Pakistan's nuclear weapons facilities were attacked three times in 2007 and 2008 by extremists, a recently published report says. The incidents highlight how difficult it is to keep the weapons safe.
Pakistan's military displays its Ghauri missile, which can carry nuclear warheads
For the international security community it is considered a worst-case scenario. The prospect that terrorists could get their hands on nuclear weapons has been worrying non-proliferation analysts for years. And ever since al Qaeda has stated its intent to acquire such weapons, those worries have only increased.
Just last month, the leader of the terror group in Afghanistan said in an interview with Al Jazeera television that al Qaeda would use Pakistan's nuclear weapons against the US if it could get its hands on them. And according to an article by Shaun Gregory, head of the Pakistan Security Research Unit at the University of Bradford, there are plenty of reasons to take that threat seriously. As Gregory details in a piece for the Combating Terrorism Center of the US military academy at West Point, extremists have attacked Pakistani nuclear weapons facilities twice in 2007 and once in 2008. Gregory concludes that the Taliban and al Qaeda present a "real and present danger" for Pakistan's nuclear weapons.
Pakistan's military denied there was a danger that the country's nuclear arsenal could fall in the hands of terrorists and said that no nuclear arms were involved in any of the three incidents. In the US, the Pentagon affirmed that it is comfortable with the measures Pakistan has in place to protect its nuclear weapons.
Still, despite these official assurances, experts maintain that the threat to Pakistan's nuclear arsenal is ongoing and must be taken seriously.
"Probably the smallest problem is the danger of theft of an operational nuclear weapon," says Oliver Meier, international representative of the Arms Control Association. Because Pakistan stores the components of its nuclear weapons separately during peace times, it would be impossible to steal an operational weapon. "What is worrying though is that components of nuclear material may be stolen or lost and that could also be used of course for a radiological attack," he said.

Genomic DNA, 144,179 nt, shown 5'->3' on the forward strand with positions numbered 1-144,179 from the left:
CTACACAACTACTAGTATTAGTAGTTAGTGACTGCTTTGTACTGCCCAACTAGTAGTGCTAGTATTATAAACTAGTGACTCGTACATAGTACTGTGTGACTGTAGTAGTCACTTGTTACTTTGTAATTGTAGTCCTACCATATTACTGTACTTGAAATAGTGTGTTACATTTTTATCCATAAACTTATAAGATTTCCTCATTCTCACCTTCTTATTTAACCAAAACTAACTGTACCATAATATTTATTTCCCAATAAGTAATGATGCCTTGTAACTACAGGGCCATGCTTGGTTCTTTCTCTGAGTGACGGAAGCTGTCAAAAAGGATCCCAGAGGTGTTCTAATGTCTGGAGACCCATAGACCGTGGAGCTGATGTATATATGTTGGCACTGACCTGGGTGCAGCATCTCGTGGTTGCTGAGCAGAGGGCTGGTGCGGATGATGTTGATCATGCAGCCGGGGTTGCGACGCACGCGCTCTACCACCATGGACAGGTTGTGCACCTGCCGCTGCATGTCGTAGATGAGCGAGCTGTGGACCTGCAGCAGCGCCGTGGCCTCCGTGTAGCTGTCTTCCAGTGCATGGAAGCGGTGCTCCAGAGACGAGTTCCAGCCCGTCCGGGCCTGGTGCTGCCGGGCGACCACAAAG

The Pakistani army recently managed to recapture the Swat valley from the Taliban after heavy fighting
While storing nuclear weapons parts separately prevents theft of an operational weapon, there is also a downside to the practice, explains Jochen Hippler, a Pakistan expert at the University of Duisburg. "On the other hand spreading out the nuclear warheads - and we may be talking about 60 to 70 warheads - increases the number of facilities where they are stored. So even without knowing where they are, it's not unlikely that the Taliban might attack a military facility which does have nuclear components being stored there."
So while it appears highly unlikely that extremists can steal an assembled nuclear weapon in peace time, a more realistic scenario involves the cooperation between terror groups and individuals with access to Pakistan's nuclear secrets.
"There is quite a large danger that people inside Pakistan's nuclear complex might feel tempted to share material or knowledge that could be used to build nuclear weapons with terrorists," says Meier, citing the example of a former director of Pakistan's Atomic Energy Commission who was in touch with Osama bin Laden in the late 1990s. "So we've had instances that give cause to worrying."
Meier concedes that the Pakistani government has a system of screening and checking its nuclear personnel in place. "But given the fact that there are between 7,000 and 8,000 scientists working in the nuclear weapons complex and probably as far as we know about 70,000 people all in all working in the nuclear weapons complex, this is a very large number of people to keep screening."
However, Meier's colleague, Jochen Hippler argues that the threat of Islamists infiltrating the Pakistani military has significantly decreased in recent years. "I would make the point that it is definitely less of a danger than it was 10 or 20 years ago. It was a big deal in the Zia-ul-Haq times."
Hippler adds that if the international community really wants to secure Pakistan's nuclear weapons then it has to do more than just focus on the country's arsenal. "The Taliban will never be able to conquer the country militarily," he says. "There is no way to do that. But on the other hand, the Pakistani state may just fail because of incompetence, lack of organization, corruption and because the Pakistani political elite are incredibly incompetent and greedy."
The Taliban operate from both Pakistan and Afghanistan
To effectively safeguard Pakistan's nuclear arms cache, the West needs to devise a strategy to stabilize the country on a whole. And in order to do that, argues Hippler, Western countries need to reevaluate their priorities in the region.
"If we think Pakistan is more important than Afghanistan, which it definitely is because of nuclear weapons, because of 170 million people, because of millions of Pakistani migrants in Britain and Canada and elsewhere, then that has to have some repercussions for our Afghan strategy and for our stabilizing strategy for Pakistan."
Author: Michael Knigge
Editor: Rob Mudge